escalator enchantment

I am fond of airports.
They are full of entertaining people.

I was sitting near baggage claims yesterday, between an octogenarian having issues with his razor phone and a young family with a curious four year old and a barely walking two year old.
The four year old distracted me from my book, calling out, "Mommy, canidoitagain? Mommy, canidoitagain?"

I started watching the little boy who, on receiving permission from his mother, pulled his father towards the down escalator. He jumped excitedly onto the first step. A couple minutes later, the father and son appeared on the up escalator.
"Mommy, canidoitagain? canidoitagain?" The boy jumped up and down, like a puppy waiting for a treat.
This time the mom carried the two year old and took the escalator ride with her boy.
As soon as he stepped off the up escalator, he looked at his mom. "Canwedoitagain?"
And they did.


all of my life in a rectangle

This is the most interesting thing I have read in the news since Spitzer's sex scandal.

Nokia and other phone companies are attempting to design phones for those in the world who do not have them yet: the poor and rural. A human behavior researcher for Nokia conducts research by asking passers-by to sketch a design of what they would want in a phone. These are some of the ideas he's seen:
"One Liberian refugee wanted to outfit a phone with a land-mine detector so that he could more safely return to his home village. In the Dharavi slum of Mumbai, people sketched phones that could forecast the weather since they had no access to TV or radio. Muslims wanted G.P.S. devices to orient their prayers toward Mecca. Someone else drew a phone shaped like a water bottle, explaining that it could store precious drinking water and also float on the monsoon waters. In Jacarèzinho, a bustling favela in Rio, one designer drew a phone with an air-quality monitor. Several women sketched phones that would monitor cheating boyfriends and husbands. Another designed a “peace button” that would halt gunfire in the neighborhood with a single touch."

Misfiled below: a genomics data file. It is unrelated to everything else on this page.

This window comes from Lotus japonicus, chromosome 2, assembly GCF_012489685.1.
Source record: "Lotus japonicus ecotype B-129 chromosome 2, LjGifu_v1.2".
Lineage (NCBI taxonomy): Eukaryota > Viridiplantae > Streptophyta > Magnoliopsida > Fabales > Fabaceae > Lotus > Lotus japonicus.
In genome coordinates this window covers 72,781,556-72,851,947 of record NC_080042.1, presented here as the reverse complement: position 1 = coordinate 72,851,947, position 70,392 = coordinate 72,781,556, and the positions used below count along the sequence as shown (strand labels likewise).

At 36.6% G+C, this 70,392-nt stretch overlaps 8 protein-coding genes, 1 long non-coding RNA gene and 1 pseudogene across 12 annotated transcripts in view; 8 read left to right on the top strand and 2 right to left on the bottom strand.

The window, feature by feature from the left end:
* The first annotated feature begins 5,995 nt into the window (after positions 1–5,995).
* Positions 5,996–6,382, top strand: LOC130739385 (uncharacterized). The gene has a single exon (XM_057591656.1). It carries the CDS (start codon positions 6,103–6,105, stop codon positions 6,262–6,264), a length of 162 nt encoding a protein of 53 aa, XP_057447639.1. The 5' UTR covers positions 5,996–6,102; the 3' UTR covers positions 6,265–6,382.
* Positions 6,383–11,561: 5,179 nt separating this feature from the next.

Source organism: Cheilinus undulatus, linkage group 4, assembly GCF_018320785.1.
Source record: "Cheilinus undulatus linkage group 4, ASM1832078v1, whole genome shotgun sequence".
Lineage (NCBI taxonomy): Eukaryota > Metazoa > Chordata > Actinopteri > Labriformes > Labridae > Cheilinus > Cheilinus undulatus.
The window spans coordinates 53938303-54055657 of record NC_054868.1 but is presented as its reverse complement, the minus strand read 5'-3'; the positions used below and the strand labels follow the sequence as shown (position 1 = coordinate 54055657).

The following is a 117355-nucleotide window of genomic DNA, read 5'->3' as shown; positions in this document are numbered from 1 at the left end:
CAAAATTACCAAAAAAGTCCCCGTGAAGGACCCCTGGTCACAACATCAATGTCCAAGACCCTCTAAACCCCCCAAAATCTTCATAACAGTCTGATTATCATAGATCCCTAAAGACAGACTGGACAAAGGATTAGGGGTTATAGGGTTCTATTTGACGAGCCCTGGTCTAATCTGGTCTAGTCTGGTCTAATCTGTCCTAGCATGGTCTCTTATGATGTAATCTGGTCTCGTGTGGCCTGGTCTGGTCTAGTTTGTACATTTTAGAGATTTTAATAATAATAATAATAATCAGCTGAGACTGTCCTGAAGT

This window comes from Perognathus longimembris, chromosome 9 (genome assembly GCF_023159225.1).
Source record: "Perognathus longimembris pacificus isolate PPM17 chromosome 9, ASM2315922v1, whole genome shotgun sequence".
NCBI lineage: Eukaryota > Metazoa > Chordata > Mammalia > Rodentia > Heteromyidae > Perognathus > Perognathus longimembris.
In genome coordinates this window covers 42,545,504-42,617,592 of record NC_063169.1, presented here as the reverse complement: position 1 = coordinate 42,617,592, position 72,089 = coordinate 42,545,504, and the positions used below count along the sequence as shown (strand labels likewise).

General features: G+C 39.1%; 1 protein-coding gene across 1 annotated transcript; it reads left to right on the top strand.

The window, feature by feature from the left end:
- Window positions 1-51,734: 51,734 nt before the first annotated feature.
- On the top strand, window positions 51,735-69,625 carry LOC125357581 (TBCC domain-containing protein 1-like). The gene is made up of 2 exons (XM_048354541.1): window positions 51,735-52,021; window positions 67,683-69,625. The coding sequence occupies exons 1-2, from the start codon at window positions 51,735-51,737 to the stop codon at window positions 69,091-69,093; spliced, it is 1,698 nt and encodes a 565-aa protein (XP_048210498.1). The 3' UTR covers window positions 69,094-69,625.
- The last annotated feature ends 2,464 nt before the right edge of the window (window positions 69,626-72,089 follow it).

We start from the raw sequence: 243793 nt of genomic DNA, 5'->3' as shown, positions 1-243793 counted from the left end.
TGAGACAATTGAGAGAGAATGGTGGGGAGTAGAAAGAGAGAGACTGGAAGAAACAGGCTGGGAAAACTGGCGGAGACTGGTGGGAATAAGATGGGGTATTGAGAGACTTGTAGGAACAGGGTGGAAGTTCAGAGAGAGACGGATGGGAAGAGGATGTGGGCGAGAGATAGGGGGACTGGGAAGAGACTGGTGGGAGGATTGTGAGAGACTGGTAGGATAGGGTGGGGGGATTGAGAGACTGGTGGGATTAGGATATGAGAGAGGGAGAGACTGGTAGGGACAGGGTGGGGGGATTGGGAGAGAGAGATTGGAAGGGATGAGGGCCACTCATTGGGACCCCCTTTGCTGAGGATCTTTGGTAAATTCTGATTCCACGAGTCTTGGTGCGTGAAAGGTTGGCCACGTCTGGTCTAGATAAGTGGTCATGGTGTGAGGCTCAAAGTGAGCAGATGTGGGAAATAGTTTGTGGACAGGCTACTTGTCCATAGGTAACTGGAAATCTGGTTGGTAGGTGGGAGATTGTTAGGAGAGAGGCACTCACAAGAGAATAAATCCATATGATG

I want a phone with an albuterol inhaler, and a downloadable book that reads like paper.



1. When I eat asian food with Americans, an equal amount of rice and stir-fry is consumed.
When I ate asian food in the Philippines, I would be dished up with mostly rice while the stir-fry fought for space on my plate.

2. The people who depend on rice as an stomach-filler use it because it is inexpensive.

So what happens when a food staple, made so by its availability and cheapness, becomes "expensive?"